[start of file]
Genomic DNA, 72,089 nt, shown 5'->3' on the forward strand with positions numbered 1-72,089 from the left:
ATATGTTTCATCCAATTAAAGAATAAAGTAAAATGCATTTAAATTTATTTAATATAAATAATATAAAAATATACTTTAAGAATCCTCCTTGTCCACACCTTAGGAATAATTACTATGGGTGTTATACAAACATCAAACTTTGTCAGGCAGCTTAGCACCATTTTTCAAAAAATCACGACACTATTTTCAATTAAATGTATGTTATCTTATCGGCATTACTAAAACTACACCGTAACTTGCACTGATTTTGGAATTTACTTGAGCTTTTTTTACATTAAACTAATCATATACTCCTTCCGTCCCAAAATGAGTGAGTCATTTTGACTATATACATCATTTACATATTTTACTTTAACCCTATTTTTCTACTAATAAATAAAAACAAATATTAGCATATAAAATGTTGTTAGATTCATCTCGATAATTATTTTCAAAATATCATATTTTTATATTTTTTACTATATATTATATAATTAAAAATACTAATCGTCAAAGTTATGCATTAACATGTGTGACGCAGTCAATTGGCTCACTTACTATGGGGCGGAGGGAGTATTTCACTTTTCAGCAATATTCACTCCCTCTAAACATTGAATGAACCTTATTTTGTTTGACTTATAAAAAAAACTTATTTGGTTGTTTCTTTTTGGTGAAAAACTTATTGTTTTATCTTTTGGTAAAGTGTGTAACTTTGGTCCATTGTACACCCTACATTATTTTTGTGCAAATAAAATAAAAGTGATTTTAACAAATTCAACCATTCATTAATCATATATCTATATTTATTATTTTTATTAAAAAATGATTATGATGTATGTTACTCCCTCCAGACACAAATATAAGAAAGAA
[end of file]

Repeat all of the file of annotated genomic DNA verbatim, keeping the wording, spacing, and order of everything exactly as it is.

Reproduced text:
Genomic DNA, 72,089 nt, shown 5'->3' on the forward strand with positions numbered 1-72,089 from the left:
ATATGTTTCATCCAATTAAAGAATAAAGTAAAATGCATTTAAATTTATTTAATATAAATAATATAAAAATATACTTTAAGAATCCTCCTTGTCCACACCTTAGGAATAATTACTATGGGTGTTATACAAACATCAAACTTTGTCAGGCAGCTTAGCACCATTTTTCAAAAAATCACGACACTATTTTCAATTAAATGTATGTTATCTTATCGGCATTACTAAAACTACACCGTAACTTGCACTGATTTTGGAATTTACTTGAGCTTTTTTTACATTAAACTAATCATATACTCCTTCCGTCCCAAAATGAGTGAGTCATTTTGACTATATACATCATTTACATATTTTACTTTAACCCTATTTTTCTACTAATAAATAAAAACAAATATTAGCATATAAAATGTTGTTAGATTCATCTCGATAATTATTTTCAAAATATCATATTTTTATATTTTTTACTATATATTATATAATTAAAAATACTAATCGTCAAAGTTATGCATTAACATGTGTGACGCAGTCAATTGGCTCACTTACTATGGGGCGGAGGGAGTATTTCACTTTTCAGCAATATTCACTCCCTCTAAACATTGAATGAACCTTATTTTGTTTGACTTATAAAAAAAACTTATTTGGTTGTTTCTTTTTGGTGAAAAACTTATTGTTTTATCTTTTGGTAAAGTGTGTAACTTTGGTCCATTGTACACCCTACATTATTTTTGTGCAAATAAAATAAAAGTGATTTTAACAAATTCAACCATTCATTAATCATATATCTATATTTATTATTTTTATTAAAAAATGATTATGATGTATGTTACTCCCTCCAGACACAAATATAAGAAAGAA